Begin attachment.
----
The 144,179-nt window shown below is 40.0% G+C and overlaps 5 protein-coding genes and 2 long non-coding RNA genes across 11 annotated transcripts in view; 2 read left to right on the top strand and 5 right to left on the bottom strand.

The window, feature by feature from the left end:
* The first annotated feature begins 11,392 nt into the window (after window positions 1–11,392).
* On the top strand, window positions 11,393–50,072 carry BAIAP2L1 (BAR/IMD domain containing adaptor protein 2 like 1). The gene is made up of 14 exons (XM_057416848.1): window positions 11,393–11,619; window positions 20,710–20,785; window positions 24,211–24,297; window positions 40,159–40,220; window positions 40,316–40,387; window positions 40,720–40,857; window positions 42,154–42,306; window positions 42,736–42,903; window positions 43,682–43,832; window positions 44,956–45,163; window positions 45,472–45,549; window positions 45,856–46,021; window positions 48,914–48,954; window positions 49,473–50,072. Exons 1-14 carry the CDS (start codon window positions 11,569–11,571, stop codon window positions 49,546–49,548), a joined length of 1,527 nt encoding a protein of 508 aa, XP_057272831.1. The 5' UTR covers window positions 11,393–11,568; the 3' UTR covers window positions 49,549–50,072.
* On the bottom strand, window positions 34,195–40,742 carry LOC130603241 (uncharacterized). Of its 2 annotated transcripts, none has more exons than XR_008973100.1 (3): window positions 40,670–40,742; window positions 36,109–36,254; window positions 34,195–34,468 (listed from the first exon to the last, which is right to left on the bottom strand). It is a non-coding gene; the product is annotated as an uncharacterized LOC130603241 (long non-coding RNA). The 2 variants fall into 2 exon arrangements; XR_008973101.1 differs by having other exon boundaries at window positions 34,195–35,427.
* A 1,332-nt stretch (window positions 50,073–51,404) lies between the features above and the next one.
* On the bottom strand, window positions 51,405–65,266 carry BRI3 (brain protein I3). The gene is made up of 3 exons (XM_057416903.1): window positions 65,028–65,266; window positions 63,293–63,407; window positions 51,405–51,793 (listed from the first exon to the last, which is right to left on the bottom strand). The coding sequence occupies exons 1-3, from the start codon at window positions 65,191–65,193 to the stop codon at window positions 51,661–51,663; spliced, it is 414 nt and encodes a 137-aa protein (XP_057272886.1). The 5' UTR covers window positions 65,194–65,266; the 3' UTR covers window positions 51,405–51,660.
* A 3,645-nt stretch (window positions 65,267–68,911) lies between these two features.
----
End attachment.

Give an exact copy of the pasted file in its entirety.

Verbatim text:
The 144,179-nt window shown below is 40.0% G+C and overlaps 5 protein-coding genes and 2 long non-coding RNA genes across 11 annotated transcripts in view; 2 read left to right on the top strand and 5 right to left on the bottom strand.

The window, feature by feature from the left end:
* The first annotated feature begins 11,392 nt into the window (after window positions 1–11,392).
* On the top strand, window positions 11,393–50,072 carry BAIAP2L1 (BAR/IMD domain containing adaptor protein 2 like 1). The gene is made up of 14 exons (XM_057416848.1): window positions 11,393–11,619; window positions 20,710–20,785; window positions 24,211–24,297; window positions 40,159–40,220; window positions 40,316–40,387; window positions 40,720–40,857; window positions 42,154–42,306; window positions 42,736–42,903; window positions 43,682–43,832; window positions 44,956–45,163; window positions 45,472–45,549; window positions 45,856–46,021; window positions 48,914–48,954; window positions 49,473–50,072. Exons 1-14 carry the CDS (start codon window positions 11,569–11,571, stop codon window positions 49,546–49,548), a joined length of 1,527 nt encoding a protein of 508 aa, XP_057272831.1. The 5' UTR covers window positions 11,393–11,568; the 3' UTR covers window positions 49,549–50,072.
* On the bottom strand, window positions 34,195–40,742 carry LOC130603241 (uncharacterized). Of its 2 annotated transcripts, none has more exons than XR_008973100.1 (3): window positions 40,670–40,742; window positions 36,109–36,254; window positions 34,195–34,468 (listed from the first exon to the last, which is right to left on the bottom strand). It is a non-coding gene; the product is annotated as an uncharacterized LOC130603241 (long non-coding RNA). The 2 variants fall into 2 exon arrangements; XR_008973101.1 differs by having other exon boundaries at window positions 34,195–35,427.
* A 1,332-nt stretch (window positions 50,073–51,404) lies between the features above and the next one.
* On the bottom strand, window positions 51,405–65,266 carry BRI3 (brain protein I3). The gene is made up of 3 exons (XM_057416903.1): window positions 65,028–65,266; window positions 63,293–63,407; window positions 51,405–51,793 (listed from the first exon to the last, which is right to left on the bottom strand). The coding sequence occupies exons 1-3, from the start codon at window positions 65,191–65,193 to the stop codon at window positions 51,661–51,663; spliced, it is 414 nt and encodes a 137-aa protein (XP_057272886.1). The 5' UTR covers window positions 65,194–65,266; the 3' UTR covers window positions 51,405–51,660.
* A 3,645-nt stretch (window positions 65,267–68,911) lies between these two features.